After dowsing myself in water and debating sticking my head into the garbage-bin full of Gatorades, I found Jess and Russ and we joined the group for a photo.

The final 30@30 race photo:

IMG_0688.jpeg

The race didn’t go as planned, but it went.

—————-

30 races complete.

I’ll need some time to reflect on the accomplishment. In the coming weeks, I hope to ink a few summarizing blog posts, touching on subjects ranging from what I learned along the way (about running and otherwise), ranking my performances and various events, recommending the best gear/books/etc. that I found throughout the year, what my future plans are (should I keep this running blog alive?), sharing some photos, and much more. 

So stay tuned. 

Meanwhile, we are closing in on $30K. We have about $3.5K to go. If you haven’t made a pledge yet, please consider doing so here. It just takes 23 seconds.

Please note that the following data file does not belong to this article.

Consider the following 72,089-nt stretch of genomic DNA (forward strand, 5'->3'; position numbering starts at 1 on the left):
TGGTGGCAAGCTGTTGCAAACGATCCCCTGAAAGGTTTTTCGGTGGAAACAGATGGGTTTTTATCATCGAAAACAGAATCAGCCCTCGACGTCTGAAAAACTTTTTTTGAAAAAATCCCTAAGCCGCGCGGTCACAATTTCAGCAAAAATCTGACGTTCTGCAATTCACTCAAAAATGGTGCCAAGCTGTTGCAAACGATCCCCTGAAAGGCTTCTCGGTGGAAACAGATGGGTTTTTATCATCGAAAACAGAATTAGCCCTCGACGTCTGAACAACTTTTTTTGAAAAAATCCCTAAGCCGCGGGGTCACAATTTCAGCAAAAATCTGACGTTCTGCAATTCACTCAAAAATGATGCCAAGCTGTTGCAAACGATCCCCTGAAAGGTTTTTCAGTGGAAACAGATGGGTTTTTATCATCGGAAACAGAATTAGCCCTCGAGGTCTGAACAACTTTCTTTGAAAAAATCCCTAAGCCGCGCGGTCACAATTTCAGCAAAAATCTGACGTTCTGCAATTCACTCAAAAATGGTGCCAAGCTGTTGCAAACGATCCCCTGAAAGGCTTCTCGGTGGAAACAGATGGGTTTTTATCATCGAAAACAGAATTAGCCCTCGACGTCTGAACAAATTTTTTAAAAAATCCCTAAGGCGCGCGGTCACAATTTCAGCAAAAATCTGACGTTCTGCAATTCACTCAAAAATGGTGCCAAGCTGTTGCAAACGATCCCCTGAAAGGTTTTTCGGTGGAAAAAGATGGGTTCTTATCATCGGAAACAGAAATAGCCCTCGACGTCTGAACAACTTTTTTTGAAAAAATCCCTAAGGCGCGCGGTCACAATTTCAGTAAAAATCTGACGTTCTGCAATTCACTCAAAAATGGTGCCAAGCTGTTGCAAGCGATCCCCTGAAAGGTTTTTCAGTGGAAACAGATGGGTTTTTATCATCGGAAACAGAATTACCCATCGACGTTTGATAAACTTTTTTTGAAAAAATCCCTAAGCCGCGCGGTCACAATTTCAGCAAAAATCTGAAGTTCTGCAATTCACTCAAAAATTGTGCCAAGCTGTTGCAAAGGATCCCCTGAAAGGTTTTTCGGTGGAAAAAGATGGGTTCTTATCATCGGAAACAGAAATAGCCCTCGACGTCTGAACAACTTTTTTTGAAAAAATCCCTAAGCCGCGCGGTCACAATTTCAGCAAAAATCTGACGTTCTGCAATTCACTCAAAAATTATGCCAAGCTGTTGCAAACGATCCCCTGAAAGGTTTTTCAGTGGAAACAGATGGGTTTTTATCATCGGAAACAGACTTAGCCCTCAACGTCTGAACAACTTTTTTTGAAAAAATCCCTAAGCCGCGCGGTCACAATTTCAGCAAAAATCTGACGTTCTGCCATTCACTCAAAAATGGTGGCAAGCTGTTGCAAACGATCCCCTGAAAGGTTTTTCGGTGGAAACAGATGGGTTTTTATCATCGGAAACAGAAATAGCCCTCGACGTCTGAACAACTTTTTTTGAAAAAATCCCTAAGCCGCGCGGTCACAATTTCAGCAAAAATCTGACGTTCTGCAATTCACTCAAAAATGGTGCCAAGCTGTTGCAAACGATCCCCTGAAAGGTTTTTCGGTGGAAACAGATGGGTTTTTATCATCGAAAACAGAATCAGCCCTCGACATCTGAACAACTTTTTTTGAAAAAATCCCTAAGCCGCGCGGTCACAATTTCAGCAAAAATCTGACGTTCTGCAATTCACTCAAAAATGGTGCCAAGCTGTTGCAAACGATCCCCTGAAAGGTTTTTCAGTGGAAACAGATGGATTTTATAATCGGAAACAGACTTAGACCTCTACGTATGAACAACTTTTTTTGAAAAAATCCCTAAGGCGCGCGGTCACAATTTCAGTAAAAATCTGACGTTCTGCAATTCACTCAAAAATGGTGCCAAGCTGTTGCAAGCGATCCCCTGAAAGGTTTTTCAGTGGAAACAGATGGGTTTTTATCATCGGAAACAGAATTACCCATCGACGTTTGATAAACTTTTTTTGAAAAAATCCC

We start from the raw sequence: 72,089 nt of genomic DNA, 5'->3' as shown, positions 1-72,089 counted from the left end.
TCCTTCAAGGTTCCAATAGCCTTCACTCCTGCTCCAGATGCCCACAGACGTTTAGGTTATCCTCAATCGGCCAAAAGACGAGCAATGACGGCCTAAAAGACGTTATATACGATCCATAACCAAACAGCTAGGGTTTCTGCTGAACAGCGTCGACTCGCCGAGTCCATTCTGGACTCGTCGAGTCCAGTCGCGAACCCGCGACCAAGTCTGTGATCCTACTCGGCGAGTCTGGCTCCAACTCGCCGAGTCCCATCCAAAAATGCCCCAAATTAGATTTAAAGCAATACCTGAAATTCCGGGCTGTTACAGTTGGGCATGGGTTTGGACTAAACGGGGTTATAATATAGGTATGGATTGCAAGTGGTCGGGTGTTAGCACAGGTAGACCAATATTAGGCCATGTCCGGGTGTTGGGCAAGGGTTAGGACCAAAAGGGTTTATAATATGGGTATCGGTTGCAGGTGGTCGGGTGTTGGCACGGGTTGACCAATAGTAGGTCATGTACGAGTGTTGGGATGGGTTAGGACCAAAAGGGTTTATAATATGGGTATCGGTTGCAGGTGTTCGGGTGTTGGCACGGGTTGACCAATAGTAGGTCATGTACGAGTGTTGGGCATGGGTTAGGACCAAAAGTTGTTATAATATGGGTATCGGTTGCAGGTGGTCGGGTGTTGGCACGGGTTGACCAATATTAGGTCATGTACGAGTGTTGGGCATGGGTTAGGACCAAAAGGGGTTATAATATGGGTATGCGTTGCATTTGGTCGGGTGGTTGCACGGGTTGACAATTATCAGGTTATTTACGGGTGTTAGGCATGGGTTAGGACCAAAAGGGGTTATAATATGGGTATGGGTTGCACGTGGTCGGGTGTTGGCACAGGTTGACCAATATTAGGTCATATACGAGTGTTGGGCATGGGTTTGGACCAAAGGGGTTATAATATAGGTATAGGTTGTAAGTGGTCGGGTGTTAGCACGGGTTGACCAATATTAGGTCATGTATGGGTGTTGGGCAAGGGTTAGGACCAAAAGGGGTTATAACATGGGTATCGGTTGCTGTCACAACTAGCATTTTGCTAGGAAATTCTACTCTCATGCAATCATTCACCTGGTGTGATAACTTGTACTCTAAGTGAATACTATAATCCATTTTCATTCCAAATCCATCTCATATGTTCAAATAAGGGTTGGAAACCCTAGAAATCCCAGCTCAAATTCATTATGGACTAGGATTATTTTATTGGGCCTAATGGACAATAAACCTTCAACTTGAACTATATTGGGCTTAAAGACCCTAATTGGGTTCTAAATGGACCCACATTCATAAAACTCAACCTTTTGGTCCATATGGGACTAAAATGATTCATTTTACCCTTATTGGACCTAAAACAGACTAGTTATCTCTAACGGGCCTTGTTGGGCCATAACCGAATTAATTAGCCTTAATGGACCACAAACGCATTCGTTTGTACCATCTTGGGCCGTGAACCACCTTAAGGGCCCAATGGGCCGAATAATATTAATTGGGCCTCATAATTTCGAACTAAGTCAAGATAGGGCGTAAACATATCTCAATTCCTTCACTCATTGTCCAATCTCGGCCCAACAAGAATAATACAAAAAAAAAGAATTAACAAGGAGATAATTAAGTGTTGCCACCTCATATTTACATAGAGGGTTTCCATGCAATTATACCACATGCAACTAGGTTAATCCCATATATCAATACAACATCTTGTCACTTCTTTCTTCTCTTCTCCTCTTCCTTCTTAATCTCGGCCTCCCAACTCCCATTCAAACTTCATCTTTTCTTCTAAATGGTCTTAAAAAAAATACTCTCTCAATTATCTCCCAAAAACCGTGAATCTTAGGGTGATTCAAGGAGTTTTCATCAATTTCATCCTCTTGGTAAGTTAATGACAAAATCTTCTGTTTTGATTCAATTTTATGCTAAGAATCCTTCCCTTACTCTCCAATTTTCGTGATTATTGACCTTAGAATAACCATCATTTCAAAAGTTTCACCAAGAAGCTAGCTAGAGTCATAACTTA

Thanks, as always, for the support. In so many more ways than one. 

Final Race: Tomorrow!

The 30th and final race of the campaign is nigh! 

While it is the last race, this is the first time I have used the word ‘nigh’.

The 30@30 Chip-Time Champions will compete for a chance at team glory in PR Races’ Firecracker 5K, in Reston, VA. The weather promises to be too warm, my legs promise to be too sore, and the competition likely too good…. but alas, the show must go on. 

Despite being far from peak form at the moment and off-cycle in training, I plan to run this one hard. Last time, I enjoyed this course for what was a solid season’s best. If I can even match that time tomorrow, I’ll be happy. 

Join me if you’re in the DC area!

600m Intervals, Weights, Depletion Run

Saturday: 1.5 mile warmup, 6x600m @ 5K pace, 1.5 mile cooldown

5:45am wakeup for this one to beat the heat – and it was well-worth it! It was already high 70s by the time I hit the track at 6:45am, though there was a decent cool breeze that made the weather tolerable. 

Hoping to average 2:15/600m (6min/mile pace), I did fairly well. I averaged about 2:17 for the first few, and then dropped to about 2:14 for the last couple – including a quick 2:09 for the final interval. The workout called for 200m jogs between each 600, which took me about 100 seconds each. 

Saturday: Weights